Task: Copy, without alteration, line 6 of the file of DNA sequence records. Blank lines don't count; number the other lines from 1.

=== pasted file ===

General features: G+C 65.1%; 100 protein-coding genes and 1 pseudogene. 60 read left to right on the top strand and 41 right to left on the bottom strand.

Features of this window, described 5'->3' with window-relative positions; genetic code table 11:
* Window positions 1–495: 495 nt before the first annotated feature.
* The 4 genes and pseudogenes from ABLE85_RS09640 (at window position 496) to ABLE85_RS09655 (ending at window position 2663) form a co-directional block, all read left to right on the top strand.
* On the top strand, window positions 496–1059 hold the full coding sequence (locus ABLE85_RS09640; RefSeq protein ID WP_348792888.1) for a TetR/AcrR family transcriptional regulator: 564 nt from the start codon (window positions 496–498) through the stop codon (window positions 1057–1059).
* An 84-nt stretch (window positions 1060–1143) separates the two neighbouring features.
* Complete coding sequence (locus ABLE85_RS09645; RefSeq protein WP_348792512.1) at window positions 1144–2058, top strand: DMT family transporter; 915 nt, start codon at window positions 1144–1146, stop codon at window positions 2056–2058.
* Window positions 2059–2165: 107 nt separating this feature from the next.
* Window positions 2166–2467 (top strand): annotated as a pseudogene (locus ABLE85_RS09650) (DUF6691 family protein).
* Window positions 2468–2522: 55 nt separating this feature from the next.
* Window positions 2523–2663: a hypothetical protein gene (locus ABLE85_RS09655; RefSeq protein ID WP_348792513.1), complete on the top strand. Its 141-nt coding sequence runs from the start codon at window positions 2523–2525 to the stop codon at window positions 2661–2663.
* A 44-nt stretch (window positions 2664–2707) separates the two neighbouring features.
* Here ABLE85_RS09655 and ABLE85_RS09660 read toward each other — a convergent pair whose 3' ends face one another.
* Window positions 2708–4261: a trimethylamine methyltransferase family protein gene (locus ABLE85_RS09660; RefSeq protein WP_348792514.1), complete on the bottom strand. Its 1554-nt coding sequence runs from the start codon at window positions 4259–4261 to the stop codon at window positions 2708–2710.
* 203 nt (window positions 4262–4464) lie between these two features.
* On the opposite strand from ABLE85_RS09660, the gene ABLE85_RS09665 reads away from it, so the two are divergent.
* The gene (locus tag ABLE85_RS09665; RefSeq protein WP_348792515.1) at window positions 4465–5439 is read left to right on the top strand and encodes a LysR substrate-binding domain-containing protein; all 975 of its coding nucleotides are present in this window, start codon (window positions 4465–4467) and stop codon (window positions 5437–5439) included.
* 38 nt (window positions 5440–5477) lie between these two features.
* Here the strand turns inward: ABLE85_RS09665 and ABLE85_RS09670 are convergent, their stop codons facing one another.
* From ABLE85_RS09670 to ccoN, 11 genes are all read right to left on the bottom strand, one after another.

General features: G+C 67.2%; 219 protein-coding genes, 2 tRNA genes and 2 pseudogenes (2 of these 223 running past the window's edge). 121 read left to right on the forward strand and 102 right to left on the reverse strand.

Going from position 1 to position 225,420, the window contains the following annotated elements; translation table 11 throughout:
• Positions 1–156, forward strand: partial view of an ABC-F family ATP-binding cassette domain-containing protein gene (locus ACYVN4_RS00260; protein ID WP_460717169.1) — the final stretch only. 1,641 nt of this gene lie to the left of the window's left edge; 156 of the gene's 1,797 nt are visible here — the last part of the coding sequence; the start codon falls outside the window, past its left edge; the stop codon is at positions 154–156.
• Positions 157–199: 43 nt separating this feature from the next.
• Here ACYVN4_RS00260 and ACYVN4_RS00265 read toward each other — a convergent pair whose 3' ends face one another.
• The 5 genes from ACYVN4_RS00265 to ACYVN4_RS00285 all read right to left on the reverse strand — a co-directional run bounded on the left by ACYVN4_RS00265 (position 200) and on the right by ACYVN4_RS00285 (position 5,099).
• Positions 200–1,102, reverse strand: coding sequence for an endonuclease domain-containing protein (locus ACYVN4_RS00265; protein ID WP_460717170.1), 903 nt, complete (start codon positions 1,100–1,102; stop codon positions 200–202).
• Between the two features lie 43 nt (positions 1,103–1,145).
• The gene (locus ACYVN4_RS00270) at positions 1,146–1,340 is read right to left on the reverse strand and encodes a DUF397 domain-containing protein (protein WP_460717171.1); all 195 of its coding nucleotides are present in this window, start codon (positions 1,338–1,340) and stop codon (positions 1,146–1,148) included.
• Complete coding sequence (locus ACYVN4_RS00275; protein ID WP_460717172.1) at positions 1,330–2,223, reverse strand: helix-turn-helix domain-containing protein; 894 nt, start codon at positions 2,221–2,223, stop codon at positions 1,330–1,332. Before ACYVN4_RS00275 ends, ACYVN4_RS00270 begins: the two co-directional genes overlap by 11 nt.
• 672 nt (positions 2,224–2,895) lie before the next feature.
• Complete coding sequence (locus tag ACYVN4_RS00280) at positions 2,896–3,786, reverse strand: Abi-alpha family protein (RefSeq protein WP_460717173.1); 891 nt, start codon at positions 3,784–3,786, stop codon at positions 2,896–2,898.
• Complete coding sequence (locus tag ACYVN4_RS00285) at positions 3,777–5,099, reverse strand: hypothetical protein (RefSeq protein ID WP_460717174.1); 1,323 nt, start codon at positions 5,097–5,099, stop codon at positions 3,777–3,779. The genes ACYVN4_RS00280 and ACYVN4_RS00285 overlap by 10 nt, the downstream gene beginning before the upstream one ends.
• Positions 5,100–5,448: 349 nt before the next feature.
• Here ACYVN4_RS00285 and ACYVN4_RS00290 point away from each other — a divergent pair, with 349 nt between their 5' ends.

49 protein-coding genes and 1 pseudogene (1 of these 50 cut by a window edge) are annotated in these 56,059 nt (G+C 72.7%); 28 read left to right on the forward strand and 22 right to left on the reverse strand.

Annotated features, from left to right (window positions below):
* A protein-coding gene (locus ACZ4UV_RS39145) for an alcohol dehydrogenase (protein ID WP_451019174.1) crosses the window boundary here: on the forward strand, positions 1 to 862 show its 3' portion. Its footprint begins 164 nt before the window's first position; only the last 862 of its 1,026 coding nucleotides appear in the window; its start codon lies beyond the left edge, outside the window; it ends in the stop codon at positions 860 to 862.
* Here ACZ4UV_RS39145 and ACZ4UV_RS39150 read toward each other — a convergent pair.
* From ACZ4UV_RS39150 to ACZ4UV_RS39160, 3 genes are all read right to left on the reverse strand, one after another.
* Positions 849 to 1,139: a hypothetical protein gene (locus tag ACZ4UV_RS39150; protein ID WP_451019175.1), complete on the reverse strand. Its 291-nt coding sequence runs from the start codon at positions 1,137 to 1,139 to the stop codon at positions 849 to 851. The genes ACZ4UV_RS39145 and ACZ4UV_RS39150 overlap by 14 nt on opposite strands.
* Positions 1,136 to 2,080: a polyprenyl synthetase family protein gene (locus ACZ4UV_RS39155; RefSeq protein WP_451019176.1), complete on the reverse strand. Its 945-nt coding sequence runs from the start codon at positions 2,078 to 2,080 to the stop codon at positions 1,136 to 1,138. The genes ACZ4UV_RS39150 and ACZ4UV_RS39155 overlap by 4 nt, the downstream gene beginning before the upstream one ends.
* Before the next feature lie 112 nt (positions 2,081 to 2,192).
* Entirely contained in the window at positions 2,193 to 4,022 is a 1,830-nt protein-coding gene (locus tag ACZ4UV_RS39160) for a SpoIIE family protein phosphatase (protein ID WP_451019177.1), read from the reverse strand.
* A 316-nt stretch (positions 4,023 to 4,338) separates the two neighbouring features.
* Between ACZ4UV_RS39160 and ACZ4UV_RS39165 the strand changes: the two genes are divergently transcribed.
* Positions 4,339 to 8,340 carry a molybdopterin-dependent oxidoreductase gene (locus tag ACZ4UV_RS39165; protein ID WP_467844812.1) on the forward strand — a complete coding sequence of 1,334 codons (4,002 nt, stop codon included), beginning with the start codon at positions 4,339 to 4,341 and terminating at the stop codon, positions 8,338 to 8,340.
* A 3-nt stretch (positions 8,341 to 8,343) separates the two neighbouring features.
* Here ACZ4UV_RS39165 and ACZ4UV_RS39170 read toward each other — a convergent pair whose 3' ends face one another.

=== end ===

* An 84-nt stretch (window positions 1060–1143) separates the two neighbouring features.